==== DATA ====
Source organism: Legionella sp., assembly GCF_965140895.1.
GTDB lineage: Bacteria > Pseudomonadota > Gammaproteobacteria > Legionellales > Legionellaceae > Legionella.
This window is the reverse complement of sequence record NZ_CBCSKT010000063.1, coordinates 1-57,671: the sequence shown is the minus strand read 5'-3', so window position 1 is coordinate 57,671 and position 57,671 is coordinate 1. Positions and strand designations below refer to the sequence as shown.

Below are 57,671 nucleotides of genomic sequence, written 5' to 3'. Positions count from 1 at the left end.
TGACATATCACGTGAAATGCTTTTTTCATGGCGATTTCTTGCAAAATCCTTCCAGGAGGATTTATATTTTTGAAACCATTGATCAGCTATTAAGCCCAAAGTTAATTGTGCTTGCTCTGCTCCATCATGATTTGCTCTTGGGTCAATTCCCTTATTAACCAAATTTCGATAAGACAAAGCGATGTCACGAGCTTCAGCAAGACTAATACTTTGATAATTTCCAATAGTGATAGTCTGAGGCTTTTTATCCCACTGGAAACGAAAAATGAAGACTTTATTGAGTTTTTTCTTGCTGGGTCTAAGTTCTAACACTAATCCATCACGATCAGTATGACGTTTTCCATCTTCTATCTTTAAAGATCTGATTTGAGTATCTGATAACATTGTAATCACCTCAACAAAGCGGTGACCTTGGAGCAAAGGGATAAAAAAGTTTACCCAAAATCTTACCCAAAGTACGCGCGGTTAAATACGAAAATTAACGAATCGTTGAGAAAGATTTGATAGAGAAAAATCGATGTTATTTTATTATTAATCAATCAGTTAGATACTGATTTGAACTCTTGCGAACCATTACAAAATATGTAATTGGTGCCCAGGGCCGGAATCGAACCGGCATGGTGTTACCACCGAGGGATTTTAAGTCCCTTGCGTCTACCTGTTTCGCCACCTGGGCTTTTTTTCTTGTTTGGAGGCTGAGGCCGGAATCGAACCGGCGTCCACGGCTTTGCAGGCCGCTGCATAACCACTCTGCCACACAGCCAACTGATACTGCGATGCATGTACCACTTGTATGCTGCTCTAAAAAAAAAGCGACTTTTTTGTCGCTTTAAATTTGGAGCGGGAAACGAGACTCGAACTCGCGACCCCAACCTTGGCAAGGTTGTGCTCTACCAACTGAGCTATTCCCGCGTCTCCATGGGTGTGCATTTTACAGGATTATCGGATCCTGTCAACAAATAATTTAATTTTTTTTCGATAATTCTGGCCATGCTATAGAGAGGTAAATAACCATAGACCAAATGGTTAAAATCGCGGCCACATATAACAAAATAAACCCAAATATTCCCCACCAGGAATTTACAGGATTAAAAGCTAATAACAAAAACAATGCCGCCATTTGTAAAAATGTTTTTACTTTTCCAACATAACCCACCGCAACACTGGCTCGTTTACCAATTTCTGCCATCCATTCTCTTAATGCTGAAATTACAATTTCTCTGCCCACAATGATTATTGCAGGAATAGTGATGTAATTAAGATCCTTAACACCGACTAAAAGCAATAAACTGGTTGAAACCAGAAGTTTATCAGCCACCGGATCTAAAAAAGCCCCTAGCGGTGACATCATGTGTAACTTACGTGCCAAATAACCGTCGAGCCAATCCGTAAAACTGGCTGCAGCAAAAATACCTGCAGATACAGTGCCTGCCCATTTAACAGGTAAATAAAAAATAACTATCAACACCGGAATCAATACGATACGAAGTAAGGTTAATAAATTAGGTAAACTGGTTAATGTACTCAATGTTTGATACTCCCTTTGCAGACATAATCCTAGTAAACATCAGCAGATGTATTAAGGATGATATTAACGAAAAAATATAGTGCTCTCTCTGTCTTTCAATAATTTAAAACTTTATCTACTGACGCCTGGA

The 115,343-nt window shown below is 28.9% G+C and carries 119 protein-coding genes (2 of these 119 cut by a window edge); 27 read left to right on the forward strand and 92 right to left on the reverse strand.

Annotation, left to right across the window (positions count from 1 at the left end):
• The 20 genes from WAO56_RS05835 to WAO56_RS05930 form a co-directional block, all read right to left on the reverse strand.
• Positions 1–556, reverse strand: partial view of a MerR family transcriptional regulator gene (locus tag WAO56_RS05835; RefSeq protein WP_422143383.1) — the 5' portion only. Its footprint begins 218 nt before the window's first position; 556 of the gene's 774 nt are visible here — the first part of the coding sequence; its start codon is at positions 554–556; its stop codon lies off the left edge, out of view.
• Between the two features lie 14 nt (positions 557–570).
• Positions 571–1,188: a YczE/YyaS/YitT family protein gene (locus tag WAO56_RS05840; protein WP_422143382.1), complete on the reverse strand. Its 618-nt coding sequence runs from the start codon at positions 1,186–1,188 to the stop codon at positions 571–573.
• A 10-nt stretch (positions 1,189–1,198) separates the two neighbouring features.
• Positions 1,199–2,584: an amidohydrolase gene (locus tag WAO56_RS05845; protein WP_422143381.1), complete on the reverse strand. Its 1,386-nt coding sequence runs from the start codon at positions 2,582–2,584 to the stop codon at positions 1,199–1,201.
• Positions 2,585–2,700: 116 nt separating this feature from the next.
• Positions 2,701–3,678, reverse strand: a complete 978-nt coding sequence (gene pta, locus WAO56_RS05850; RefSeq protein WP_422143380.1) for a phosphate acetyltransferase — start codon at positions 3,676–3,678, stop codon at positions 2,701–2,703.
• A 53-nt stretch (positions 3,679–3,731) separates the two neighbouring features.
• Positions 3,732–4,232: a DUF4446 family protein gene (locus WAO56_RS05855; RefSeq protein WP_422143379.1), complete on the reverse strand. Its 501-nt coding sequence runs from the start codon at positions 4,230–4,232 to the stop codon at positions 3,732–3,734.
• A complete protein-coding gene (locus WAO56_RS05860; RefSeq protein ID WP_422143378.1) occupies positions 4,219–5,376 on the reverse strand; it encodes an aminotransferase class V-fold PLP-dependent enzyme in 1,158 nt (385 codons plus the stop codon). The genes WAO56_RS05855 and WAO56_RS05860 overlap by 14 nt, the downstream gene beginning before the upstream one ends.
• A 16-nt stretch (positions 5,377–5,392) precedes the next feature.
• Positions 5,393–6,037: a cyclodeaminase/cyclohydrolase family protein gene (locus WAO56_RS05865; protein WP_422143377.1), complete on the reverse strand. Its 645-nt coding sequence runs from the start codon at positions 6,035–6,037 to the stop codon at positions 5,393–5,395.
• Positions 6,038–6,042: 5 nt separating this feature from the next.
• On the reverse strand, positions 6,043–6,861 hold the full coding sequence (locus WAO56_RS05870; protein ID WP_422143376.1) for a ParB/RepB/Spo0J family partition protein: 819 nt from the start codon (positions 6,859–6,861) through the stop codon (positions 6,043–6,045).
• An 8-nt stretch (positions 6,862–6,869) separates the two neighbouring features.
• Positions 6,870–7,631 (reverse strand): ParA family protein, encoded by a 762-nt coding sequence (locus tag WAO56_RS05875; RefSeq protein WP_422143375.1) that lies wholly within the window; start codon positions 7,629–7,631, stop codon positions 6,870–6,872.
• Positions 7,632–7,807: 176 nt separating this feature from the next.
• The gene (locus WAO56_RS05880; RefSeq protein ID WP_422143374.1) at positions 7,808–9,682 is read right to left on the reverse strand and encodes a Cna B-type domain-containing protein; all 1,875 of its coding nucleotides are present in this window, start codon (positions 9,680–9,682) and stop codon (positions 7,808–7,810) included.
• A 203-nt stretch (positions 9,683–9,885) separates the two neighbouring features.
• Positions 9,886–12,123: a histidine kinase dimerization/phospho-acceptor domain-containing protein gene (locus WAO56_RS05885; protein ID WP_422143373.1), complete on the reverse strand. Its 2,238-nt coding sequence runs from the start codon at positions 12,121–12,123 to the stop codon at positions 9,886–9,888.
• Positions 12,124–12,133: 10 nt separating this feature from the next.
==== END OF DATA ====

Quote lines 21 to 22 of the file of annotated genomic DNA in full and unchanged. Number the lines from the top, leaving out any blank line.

• Positions 6,038–6,042: 5 nt separating this feature from the next.
• On the reverse strand, positions 6,043–6,861 hold the full coding sequence (locus WAO56_RS05870; protein ID WP_422143376.1) for a ParB/RepB/Spo0J family partition protein: 819 nt from the start codon (positions 6,859–6,861) through the stop codon (positions 6,043–6,045).